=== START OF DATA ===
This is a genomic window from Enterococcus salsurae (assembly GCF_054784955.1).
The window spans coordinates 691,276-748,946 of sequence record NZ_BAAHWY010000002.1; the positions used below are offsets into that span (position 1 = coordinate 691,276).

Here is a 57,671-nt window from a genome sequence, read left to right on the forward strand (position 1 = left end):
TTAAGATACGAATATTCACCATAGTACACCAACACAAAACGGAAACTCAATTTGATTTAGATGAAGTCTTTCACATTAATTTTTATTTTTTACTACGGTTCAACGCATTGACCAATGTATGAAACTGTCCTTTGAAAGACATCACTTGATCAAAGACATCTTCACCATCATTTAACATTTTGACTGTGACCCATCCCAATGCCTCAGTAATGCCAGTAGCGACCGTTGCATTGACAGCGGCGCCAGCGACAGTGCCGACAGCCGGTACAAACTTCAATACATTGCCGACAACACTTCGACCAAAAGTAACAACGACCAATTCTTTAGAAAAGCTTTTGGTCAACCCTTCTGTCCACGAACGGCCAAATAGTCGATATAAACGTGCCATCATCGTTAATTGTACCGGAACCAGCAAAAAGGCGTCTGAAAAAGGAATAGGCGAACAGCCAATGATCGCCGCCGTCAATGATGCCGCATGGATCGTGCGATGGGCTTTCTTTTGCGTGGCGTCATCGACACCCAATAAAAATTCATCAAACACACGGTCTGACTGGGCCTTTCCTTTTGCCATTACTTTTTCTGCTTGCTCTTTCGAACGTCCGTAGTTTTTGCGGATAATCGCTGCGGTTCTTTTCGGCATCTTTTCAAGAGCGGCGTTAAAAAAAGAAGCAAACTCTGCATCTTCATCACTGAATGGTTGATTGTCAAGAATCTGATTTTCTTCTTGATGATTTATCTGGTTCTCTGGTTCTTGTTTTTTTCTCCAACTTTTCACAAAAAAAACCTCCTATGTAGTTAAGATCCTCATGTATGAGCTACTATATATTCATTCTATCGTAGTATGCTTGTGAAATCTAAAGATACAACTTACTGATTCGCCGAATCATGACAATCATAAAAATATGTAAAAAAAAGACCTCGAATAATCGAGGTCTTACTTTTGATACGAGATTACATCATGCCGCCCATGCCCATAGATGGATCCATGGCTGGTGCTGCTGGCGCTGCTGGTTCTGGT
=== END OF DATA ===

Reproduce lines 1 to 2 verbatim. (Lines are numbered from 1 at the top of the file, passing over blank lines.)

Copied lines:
This is a genomic window from Enterococcus salsurae (assembly GCF_054784955.1).
The window spans coordinates 691,276-748,946 of sequence record NZ_BAAHWY010000002.1; the positions used below are offsets into that span (position 1 = coordinate 691,276).